Kristina Hultkrantz is a Swedish-American artist based in Stockholm who I had the pleasure of meeting last summer. Kristina is a self described "illustrator, dreamer, dancer, dog lover, doodler, domestic goddess, and a major girly girl" and I had a lot of fun chatting with her in Stockholm. Today Kristina will take us to visit her Swedish grandmother's house, which is full of many Santas and other fun holiday things... enjoy!
December in Sweden is one of my favorite months despite it being the darkest month of the year, and one of the coldest as well. (The sun rises at about 9am and sets at around 2:30pm here in Stockholm.) Advent stars in every window, fairy string lights adorning the streets and store fronts, and oversized Christmas trees in every neighborhood, makes the darkness not seem so bad. I love Christmas in Sweden!
There are quite a few traditions considering Swedes aren’t very religious. Everyone has at least one advent star shining from a window or two, maybe even an advent countdown calender or candle too. Lussekatter (saffron buns) and gingerbread cookies must be eaten all month long, preferably with glögg (mulled wine.) You also have to attend at least one Julbord (Christmas smörgåsbord dinner) per season with colleagues, family or friends, or all three. We also celebrate one day early on Christmas Eve so the holiday can last just a tad bit longer.
Every year I have the tradition of taking the train five hours across Sweden to visit my Grandparents for a few days, where they live in the gorgeous seaside town of Halmstad.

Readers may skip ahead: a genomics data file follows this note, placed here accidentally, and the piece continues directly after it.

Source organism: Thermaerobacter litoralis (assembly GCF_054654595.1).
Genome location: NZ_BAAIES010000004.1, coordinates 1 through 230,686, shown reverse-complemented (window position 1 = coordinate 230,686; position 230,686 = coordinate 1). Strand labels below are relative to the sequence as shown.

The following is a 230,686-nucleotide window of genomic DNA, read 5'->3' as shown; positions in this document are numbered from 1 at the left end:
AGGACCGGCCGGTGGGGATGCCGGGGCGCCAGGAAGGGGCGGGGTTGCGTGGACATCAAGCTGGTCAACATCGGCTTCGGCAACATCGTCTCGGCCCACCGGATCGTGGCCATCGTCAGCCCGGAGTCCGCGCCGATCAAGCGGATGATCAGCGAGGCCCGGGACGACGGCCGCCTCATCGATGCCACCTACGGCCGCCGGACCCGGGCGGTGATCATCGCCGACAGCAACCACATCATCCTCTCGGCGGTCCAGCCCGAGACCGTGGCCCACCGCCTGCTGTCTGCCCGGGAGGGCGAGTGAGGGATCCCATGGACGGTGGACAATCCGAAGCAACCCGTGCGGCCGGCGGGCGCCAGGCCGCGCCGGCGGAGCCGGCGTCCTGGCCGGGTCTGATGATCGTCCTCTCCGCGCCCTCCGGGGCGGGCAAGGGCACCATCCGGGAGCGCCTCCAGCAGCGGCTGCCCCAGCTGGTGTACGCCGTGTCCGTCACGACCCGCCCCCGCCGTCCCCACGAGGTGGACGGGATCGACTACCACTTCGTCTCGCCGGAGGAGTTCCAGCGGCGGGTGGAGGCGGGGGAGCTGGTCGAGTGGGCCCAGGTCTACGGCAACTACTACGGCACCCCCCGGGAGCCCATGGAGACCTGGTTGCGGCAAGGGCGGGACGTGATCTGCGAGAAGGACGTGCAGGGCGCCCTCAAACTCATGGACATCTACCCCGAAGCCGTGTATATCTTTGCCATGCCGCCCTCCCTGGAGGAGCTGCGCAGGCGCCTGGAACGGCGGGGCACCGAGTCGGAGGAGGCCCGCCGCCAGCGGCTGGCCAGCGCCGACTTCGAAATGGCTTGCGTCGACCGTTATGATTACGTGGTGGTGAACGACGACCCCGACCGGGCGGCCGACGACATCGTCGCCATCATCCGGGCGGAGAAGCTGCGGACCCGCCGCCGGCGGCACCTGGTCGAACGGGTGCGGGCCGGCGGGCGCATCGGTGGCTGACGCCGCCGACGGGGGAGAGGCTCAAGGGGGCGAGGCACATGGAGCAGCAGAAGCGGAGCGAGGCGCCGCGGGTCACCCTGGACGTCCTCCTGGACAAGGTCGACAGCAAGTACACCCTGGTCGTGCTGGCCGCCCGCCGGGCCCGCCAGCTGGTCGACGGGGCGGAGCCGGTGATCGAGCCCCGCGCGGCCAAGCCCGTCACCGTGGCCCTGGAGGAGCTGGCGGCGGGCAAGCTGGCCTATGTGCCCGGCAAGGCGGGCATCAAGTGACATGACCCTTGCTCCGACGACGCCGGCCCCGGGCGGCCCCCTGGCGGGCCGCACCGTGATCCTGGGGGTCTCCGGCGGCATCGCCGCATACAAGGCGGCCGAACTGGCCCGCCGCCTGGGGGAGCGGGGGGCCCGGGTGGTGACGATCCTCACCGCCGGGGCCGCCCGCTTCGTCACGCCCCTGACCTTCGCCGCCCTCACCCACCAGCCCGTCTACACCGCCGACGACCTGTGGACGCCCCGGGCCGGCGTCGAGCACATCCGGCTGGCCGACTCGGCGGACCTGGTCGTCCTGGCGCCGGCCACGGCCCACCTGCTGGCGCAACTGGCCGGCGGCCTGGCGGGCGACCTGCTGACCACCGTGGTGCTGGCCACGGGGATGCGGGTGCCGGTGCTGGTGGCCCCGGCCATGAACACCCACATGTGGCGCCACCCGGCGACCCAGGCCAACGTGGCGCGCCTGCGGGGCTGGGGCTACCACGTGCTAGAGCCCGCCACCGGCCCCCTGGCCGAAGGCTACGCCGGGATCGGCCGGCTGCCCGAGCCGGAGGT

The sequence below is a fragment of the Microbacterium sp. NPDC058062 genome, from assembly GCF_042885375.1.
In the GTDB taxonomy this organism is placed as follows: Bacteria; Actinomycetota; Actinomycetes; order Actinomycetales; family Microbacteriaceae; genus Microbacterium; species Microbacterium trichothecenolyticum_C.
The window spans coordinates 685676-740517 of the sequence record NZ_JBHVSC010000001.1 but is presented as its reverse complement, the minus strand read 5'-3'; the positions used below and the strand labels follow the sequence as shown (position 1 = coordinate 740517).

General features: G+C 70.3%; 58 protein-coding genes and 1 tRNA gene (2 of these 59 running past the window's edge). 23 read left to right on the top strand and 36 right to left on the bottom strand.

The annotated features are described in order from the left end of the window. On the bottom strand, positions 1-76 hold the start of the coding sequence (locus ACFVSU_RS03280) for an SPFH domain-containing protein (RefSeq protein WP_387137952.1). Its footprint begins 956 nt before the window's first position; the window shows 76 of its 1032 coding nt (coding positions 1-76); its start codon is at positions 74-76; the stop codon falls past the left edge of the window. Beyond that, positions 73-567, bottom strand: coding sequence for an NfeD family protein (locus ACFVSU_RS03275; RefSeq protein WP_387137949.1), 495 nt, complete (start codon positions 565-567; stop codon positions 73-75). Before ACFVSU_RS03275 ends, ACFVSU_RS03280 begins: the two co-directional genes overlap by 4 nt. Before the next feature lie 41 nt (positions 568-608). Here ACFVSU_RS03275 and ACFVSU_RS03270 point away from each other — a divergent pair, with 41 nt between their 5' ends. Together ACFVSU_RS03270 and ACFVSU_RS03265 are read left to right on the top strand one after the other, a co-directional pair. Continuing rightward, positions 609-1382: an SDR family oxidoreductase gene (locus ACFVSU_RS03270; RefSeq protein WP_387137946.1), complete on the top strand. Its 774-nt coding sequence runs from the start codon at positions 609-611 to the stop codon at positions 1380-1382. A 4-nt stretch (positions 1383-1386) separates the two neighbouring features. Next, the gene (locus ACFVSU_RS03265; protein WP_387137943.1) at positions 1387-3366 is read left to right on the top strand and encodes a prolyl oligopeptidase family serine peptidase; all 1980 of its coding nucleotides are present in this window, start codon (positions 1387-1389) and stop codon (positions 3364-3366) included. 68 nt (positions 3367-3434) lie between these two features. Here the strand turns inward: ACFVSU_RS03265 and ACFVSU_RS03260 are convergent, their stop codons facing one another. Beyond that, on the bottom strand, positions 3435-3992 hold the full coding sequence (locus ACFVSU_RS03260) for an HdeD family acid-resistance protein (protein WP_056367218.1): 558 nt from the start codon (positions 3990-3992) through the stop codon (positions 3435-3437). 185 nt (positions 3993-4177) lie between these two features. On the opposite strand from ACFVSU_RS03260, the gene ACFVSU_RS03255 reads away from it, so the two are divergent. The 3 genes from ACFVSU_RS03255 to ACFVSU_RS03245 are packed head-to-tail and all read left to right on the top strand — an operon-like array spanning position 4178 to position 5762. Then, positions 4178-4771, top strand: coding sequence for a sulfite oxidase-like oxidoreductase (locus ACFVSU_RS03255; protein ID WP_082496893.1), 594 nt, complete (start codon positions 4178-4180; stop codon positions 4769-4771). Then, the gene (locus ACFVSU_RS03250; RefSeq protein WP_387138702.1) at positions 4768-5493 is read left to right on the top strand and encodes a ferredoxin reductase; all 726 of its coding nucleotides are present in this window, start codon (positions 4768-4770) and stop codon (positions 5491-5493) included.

There I get to admire all of their Christmas decorations, gorge on too much food and sweets, and get maybe a pinch spoiled (as one should at one's Grandparents house). Christmas is also their favorite holiday of the year.
They have many, many Santas found through out the entire house, ugly Christmas sweaters, lots of fairy lights, and even have a Christmas china set for festive dinners all December long.
My only wish (and many other’s wish too) were for Christmas to last only a little while longer, so dark Swedish winters wouldn’t feel so very long. Therefore most people put off taking down their lights until well into January… maybe even February.
God Jul from Stockholm!
Thank you Kristina! What a treat to get to visit your Swedish grandmother's house today and see all her Santas :) I wish you a happy holidays with your family and thanks so much for sharing with us! xo